In addition, such decrement correlates with the decrement between the supramaximal baseline CMAP amplitude and the CMAP amplitude after the injury happened for that specific branch. In other words, to assess the severity of the injury, either these of the two comparisons between CMAP amplitudes can be used: (1) between proximal CMAP amplitude to distal CMAP amplitude by intraoperative mapping and (2) between supramaximal baseline CMAP amplitude to after-injury CMAP amplitude for that branch by FN trunk stimulation. If the decrement between both CMAP amplitudes is ≥70%, complete palsy of the muscles innervated by that branch and poor long-term recovery is expected. If the decrement is between 50% and 70%, different degrees of partial palsy are likely but predicate a relatively good long-term recovery.

                    These warning criteria and neurophysiologic approach to a suspected branch injury during surgery are concordant with other studies [2,9,17] . The importance of preserving at least 30% of branch fibers for avoiding complete postoperative palsy persistently emerges from their data. Either expressed as a 1:3 ratio [17] or percentage [9] , the “70% decrement rule” will determine the immediate postoperative outcome and long-term recovery of the FN function.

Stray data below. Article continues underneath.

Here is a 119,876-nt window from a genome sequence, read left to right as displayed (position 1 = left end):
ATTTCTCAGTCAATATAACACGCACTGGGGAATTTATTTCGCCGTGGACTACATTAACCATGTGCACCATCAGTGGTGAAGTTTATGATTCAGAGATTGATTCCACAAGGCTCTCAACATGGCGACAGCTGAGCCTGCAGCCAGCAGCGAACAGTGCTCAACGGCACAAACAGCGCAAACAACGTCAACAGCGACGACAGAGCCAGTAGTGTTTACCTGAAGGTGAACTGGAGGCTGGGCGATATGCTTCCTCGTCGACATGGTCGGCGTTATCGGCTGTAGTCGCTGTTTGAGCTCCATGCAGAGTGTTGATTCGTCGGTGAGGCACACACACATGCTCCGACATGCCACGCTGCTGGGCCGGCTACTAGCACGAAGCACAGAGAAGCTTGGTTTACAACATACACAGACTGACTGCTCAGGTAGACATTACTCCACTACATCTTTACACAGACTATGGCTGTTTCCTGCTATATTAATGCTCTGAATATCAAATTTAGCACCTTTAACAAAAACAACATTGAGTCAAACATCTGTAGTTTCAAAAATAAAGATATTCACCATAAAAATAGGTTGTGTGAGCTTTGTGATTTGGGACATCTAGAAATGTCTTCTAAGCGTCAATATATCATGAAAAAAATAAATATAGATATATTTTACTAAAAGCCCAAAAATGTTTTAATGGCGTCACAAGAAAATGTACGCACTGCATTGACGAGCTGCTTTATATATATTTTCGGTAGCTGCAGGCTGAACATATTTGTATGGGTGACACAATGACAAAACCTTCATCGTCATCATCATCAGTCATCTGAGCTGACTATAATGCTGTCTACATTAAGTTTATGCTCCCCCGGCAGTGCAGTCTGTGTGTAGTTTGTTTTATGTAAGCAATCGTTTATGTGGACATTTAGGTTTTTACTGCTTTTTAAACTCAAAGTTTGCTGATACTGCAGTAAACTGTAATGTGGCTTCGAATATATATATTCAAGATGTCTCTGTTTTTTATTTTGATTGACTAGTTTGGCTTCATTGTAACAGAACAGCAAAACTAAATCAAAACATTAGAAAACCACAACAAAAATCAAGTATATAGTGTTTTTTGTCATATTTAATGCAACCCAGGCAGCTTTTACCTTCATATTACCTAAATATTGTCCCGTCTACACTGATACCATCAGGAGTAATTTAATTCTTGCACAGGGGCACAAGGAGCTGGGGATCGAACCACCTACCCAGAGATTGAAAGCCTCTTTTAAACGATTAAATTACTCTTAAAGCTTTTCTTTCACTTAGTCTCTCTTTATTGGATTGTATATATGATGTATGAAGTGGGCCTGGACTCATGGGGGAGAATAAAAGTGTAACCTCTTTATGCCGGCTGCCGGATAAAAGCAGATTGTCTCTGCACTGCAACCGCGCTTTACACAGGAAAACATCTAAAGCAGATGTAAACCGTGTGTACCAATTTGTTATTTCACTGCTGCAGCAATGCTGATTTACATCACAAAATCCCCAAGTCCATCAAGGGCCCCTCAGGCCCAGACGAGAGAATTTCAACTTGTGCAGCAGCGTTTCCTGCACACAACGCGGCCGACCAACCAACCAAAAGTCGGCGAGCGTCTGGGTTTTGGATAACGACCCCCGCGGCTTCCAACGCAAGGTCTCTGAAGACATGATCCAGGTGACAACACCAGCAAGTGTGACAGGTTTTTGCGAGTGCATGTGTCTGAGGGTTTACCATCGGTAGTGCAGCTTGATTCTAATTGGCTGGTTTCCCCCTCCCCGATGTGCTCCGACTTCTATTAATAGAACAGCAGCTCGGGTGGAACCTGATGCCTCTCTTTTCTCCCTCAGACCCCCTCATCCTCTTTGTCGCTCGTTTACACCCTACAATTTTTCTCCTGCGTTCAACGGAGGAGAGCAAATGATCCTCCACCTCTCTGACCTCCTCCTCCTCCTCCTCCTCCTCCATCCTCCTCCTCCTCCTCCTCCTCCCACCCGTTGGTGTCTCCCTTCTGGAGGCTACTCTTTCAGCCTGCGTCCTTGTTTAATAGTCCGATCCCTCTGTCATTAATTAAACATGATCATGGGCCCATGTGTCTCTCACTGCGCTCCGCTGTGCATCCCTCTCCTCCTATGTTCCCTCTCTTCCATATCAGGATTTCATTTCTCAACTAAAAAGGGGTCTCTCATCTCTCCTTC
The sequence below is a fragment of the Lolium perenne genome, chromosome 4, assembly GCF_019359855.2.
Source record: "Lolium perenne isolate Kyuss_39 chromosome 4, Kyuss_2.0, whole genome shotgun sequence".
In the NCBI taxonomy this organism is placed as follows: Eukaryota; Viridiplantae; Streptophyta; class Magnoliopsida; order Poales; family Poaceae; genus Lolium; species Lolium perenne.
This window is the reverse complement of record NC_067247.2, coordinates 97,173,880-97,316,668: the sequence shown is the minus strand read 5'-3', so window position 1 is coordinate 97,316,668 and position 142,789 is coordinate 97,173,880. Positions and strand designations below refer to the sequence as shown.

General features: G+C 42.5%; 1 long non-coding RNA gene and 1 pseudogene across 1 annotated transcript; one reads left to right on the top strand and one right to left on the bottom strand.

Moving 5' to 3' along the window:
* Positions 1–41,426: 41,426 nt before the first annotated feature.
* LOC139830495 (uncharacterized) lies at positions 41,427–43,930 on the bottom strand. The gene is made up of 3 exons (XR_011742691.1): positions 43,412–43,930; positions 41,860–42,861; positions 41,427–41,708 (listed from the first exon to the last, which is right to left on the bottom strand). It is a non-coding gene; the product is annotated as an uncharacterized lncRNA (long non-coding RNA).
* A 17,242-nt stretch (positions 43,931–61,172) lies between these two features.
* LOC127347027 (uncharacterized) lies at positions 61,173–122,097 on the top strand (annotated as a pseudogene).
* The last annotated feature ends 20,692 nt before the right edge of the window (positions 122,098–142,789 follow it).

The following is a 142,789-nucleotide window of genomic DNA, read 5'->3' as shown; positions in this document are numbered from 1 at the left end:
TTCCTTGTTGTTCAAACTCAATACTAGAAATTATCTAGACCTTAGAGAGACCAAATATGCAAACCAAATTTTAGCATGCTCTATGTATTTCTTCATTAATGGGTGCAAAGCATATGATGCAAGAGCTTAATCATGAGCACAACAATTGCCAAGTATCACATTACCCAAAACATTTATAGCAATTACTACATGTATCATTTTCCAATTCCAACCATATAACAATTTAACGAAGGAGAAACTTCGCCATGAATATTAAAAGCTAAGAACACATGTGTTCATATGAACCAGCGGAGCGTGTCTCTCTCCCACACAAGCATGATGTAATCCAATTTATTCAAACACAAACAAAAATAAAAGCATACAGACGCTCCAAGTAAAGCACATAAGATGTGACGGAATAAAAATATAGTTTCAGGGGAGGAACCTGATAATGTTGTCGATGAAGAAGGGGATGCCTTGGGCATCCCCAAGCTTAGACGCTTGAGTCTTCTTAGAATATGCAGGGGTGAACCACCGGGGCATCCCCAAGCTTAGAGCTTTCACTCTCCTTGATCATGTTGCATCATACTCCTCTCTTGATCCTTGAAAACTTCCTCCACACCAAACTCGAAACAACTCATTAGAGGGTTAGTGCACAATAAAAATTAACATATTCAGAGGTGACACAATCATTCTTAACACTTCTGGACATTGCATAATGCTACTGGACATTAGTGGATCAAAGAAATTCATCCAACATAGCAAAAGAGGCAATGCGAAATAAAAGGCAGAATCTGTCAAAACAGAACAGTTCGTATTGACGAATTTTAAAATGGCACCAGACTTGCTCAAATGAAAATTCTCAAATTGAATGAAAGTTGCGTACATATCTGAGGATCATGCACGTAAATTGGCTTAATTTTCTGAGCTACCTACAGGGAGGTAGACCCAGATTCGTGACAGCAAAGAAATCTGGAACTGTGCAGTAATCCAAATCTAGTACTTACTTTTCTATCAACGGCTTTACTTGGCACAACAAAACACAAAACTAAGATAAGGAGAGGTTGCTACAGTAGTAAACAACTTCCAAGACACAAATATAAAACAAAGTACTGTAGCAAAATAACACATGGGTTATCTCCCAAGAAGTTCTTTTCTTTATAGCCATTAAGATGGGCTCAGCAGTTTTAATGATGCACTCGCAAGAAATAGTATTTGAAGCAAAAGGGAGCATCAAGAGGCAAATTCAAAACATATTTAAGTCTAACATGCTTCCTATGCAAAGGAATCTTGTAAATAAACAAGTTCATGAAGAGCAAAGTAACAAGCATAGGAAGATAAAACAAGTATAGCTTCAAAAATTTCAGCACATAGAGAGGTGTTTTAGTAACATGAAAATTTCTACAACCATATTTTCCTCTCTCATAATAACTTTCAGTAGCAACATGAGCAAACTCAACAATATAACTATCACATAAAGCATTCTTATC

Contents

                    The article is extremely confusing, there is a lot of material and definitions which are, however, poorly organized. A lot of repetitions and the flow of argument is completely absent. I'll see what i can do.
                    It is incredible that it is a FEATURED ARTICLE with so many problemsRvfrolov (talk) 18:32, 2 January 2009 (UTC) 2 January 2009

                    There are three articles now which discuss very much the same things with numerous repetitions and description of the same material in different terms.